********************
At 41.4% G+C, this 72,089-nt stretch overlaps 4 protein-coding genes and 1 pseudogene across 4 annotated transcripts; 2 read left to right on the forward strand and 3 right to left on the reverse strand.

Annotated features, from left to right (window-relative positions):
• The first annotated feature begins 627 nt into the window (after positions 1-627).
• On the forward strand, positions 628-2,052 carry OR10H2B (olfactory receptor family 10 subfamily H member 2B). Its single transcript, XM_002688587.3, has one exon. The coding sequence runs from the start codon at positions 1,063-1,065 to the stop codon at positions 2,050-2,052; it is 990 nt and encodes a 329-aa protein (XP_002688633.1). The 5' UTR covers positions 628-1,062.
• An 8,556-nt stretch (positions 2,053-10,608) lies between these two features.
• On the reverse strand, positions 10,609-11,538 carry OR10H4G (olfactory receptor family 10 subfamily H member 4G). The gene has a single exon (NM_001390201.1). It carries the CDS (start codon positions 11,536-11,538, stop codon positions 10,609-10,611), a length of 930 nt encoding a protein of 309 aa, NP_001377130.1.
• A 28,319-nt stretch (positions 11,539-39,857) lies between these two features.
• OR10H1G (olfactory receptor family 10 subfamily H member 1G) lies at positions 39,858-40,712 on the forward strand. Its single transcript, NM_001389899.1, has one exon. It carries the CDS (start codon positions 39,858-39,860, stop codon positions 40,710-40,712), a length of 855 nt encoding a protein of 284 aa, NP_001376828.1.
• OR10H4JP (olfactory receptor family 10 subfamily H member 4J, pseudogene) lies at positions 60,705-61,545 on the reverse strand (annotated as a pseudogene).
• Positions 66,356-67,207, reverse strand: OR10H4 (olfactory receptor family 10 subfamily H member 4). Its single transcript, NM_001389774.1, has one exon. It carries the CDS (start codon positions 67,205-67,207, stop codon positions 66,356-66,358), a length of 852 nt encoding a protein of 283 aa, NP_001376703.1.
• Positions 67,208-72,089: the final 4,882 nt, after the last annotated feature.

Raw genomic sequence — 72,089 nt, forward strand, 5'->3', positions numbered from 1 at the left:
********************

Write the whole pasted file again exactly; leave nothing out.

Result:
At 41.4% G+C, this 72,089-nt stretch overlaps 4 protein-coding genes and 1 pseudogene across 4 annotated transcripts; 2 read left to right on the forward strand and 3 right to left on the reverse strand.

Annotated features, from left to right (window-relative positions):
• The first annotated feature begins 627 nt into the window (after positions 1-627).
• On the forward strand, positions 628-2,052 carry OR10H2B (olfactory receptor family 10 subfamily H member 2B). Its single transcript, XM_002688587.3, has one exon. The coding sequence runs from the start codon at positions 1,063-1,065 to the stop codon at positions 2,050-2,052; it is 990 nt and encodes a 329-aa protein (XP_002688633.1). The 5' UTR covers positions 628-1,062.
• An 8,556-nt stretch (positions 2,053-10,608) lies between these two features.
• On the reverse strand, positions 10,609-11,538 carry OR10H4G (olfactory receptor family 10 subfamily H member 4G). The gene has a single exon (NM_001390201.1). It carries the CDS (start codon positions 11,536-11,538, stop codon positions 10,609-10,611), a length of 930 nt encoding a protein of 309 aa, NP_001377130.1.
• A 28,319-nt stretch (positions 11,539-39,857) lies between these two features.
• OR10H1G (olfactory receptor family 10 subfamily H member 1G) lies at positions 39,858-40,712 on the forward strand. Its single transcript, NM_001389899.1, has one exon. It carries the CDS (start codon positions 39,858-39,860, stop codon positions 40,710-40,712), a length of 855 nt encoding a protein of 284 aa, NP_001376828.1.
• OR10H4JP (olfactory receptor family 10 subfamily H member 4J, pseudogene) lies at positions 60,705-61,545 on the reverse strand (annotated as a pseudogene).
• Positions 66,356-67,207, reverse strand: OR10H4 (olfactory receptor family 10 subfamily H member 4). Its single transcript, NM_001389774.1, has one exon. It carries the CDS (start codon positions 67,205-67,207, stop codon positions 66,356-66,358), a length of 852 nt encoding a protein of 283 aa, NP_001376703.1.
• Positions 67,208-72,089: the final 4,882 nt, after the last annotated feature.

Raw genomic sequence — 72,089 nt, forward strand, 5'->3', positions numbered from 1 at the left: